Rochesterites help Floridians dig out of Hurricane Ian mess
While Bruce Rodgers headed to Sanibel Island, Florida, to deal with a family member's home, Jessica Bradford of the Rochester Salvation Army returned from two weeks of providing emotional and spiritual support to the storm's victims.
ROCHESTER — The contents of his luggage looked more like the kit of a man heading for the woods than his mother-in-law's house, but Bruce Rodgers needed to be prepared.
Bruce and his wife, Kristi Rodgers, both of Rochester, planned to catch an early flight Friday morning, Oct. 21, to Fort Meyers, Florida, and, with luck, would be on Sanibel Island by that evening.
A neighbor of his mother-in-law informed him that her house is still standing. The home stands on stilts with the bottom supports about 10 feet up. The storm surge on the island was reported to have peaked at 12 feet, but the neighbor said it did not get that high in the neighborhood where the house stands.
Before he left for the Sunshine State, Bruce said he was counting his blessings for a couple of reasons. First, about two weeks before the hurricane hit Florida, his mother-in-law, Jan Vap, came to Rochester for a medical procedure. That meant he did not need to head down and evacuate her before the storm. Also, as a long-time Floridian, Vap secured the hurricane shutters on her home.
Support for victims
Jessica Bradford has trained for this.
As a counselor working for the Rochester Salvation Army, Jessica is sent to disaster areas in order to provide emotional and spiritual care. Last summer, she was deployed to International Falls, Minnesota, to deal with devastation from flooding in the region.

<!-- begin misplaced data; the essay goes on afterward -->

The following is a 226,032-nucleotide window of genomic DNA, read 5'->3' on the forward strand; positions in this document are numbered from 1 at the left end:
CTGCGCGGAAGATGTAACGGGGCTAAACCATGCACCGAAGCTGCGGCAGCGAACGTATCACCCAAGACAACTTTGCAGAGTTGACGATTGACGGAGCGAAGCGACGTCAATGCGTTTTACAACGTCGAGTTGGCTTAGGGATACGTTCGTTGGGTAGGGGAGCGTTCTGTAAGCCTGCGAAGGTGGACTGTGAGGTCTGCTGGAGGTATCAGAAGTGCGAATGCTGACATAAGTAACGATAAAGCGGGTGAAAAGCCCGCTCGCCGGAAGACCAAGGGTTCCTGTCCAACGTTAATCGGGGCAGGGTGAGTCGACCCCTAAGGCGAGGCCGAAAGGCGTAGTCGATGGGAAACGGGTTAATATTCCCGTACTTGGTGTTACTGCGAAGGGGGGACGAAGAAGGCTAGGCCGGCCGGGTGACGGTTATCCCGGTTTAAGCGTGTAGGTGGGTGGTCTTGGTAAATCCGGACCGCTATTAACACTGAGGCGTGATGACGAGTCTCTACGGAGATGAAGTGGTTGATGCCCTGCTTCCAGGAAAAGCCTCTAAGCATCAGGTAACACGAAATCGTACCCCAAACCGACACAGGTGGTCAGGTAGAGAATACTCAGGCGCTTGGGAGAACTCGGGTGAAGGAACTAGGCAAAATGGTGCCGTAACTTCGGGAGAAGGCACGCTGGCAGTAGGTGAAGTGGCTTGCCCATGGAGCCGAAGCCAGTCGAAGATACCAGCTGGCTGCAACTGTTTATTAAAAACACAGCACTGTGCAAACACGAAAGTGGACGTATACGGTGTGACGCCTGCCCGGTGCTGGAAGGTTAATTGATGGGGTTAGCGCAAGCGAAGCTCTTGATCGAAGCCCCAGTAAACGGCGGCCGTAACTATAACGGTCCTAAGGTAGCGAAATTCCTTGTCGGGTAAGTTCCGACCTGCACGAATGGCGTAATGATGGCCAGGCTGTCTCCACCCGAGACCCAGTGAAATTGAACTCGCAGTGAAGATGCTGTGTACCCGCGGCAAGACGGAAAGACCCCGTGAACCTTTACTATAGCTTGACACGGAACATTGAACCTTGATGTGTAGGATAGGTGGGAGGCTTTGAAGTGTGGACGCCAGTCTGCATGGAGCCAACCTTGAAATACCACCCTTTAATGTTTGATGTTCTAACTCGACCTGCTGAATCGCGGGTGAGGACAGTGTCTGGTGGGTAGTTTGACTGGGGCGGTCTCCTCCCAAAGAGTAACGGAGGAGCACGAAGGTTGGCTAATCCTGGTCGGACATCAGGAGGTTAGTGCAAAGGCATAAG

In September, she went to Fort Myers, Florida, to help victims of Hurricane Ian.
"We'd go door-knocking to check on people," Jessica said.
One woman came out of the remains of her home, and right away, Jessica said, she could tell the woman needed help.
"She introduced herself, and I told her she was not OK," Jessica said. The woman began to cry. As it turned out, she'd be diagnosed with cancer the day before the storm and, about two weeks after the hurricane had come and gone, this had been the woman's first day back in her home.
The needs, Jessica said, were great. Most people in the city had no food, no water; one woman whose grandchildren were at her home, had no diapers.
"There were no diapers in Fort Myers," Jessica said. "We went back to the command station and got what she needed. We requested some diapers and took them back to her. She was beyond grateful for everything."
A popular retirement community, Fort Myers has more than its share of residents who use CPAP machines. However, no one could find distilled water for the machines.
"It's just not something you think of," Jessica said.
Debris lined the streets of Fort Myers, Jessica said. As she drove around town, the possessions of a family were often clearly visible, detritus stacked on the curb, sofas and beds ruined by water. The most heartbreaking sight, she said: cribs.
As Jessica was leaving Fort Myers, students were starting to get back to school, though online only. After distance learning for so long due to COVID-19, to return to that learning model was hard on people she met.
"People are still having their daily struggles on top of this disaster they’re going through," Jessica said. People who face addictions or financial woes, those problems are only made worse when a hurricane takes away the basics of modern living.
Still, in the midst of it all, there was giving.
Neighbors helping neighbors
In wealthy neighborhoods, no less damaged despite the affluence, Jessica said residents would try to refuse help, asking instead that water and food be taken to poorer areas of the city.
"They said no, give it to someone who needs it, and we’d say, no, now you are the people who need it," Jessica said.